Poland offers grain subsidies to angry farmers
June 01, 1999
by Teresa Acklin
WARSAW, POLAND — Poland has offered direct subsidies to grain producers, following a brief nationwide protest in May in which angry farmers barricaded roads in an effort to force the government to provide extra help to the impoverished agriculture sector.
Although final talks were to be held in June, the government has proposed a subsidy of 60 zlotys (U.S.$15) per tonne of wheat and increased intervention purchases of pork and milk. With the subsidy, Polish farmers will receive U.S.$128 per tonne for food-grade wheat, far above international prices of about U.S.$90 per tonne.
The subsidies mark a shift in the government's farming policy, which until now was generally aimed at keeping prices above a minimum level by purchasing grain and produce on the market without paying direct subsidies to farmers. Impoverished farmers wanted higher tariffs on grain and dairy imports from the European Union, more state purchases of produce to help bolster prices and a freeze on loan repayments. Farmers complained that E.U. grain and produce was being dumped in Poland at below market prices, driving them out of business.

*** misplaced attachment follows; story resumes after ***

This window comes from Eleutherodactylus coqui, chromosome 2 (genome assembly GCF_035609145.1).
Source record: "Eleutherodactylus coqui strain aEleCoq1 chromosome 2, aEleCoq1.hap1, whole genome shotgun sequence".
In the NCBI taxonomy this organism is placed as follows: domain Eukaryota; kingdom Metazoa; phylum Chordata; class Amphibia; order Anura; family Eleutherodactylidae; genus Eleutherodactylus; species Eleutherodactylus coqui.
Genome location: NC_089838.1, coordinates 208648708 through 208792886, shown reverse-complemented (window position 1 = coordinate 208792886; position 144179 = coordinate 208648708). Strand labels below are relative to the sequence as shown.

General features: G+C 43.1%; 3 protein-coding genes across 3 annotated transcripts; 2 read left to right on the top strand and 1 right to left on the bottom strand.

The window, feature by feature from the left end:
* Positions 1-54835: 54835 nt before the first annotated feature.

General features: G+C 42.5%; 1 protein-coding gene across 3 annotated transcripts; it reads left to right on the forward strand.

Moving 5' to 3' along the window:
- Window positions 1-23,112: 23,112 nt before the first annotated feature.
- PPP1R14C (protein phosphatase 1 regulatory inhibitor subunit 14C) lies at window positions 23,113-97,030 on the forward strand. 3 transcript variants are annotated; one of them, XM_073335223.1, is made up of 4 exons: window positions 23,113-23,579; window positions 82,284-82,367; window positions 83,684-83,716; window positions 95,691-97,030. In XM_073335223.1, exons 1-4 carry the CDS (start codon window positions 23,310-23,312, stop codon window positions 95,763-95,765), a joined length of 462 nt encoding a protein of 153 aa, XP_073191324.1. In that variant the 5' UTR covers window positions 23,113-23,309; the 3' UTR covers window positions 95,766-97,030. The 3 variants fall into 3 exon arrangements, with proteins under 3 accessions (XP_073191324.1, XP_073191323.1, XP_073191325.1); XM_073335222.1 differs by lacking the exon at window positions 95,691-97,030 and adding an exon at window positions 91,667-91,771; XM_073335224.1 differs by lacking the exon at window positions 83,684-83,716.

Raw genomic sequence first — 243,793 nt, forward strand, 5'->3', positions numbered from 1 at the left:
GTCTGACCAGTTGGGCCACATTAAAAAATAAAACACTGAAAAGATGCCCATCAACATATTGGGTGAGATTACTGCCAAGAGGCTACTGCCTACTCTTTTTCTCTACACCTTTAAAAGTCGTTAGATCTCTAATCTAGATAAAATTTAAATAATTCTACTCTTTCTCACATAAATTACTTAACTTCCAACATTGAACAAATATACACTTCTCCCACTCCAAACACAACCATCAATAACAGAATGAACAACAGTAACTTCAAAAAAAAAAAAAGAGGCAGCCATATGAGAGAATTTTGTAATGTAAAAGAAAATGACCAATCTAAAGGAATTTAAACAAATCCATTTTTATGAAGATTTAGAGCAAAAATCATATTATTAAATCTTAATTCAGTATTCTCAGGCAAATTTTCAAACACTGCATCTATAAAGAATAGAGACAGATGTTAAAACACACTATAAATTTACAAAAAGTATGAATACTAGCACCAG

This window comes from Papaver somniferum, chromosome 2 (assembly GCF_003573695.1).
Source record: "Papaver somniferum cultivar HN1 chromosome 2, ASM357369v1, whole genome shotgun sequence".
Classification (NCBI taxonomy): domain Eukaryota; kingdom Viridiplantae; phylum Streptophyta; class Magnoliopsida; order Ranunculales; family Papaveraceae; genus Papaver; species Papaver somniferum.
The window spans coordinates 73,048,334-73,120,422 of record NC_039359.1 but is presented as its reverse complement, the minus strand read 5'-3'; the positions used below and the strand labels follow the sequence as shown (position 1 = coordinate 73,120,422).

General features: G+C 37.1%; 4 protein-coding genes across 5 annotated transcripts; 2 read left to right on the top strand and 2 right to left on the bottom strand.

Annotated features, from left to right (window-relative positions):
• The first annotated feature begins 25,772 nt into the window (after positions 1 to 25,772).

The protests mirrored a 10-day roadblock campaign in February that forced the government to meet many of the farmers demands for better protection against foreign competition.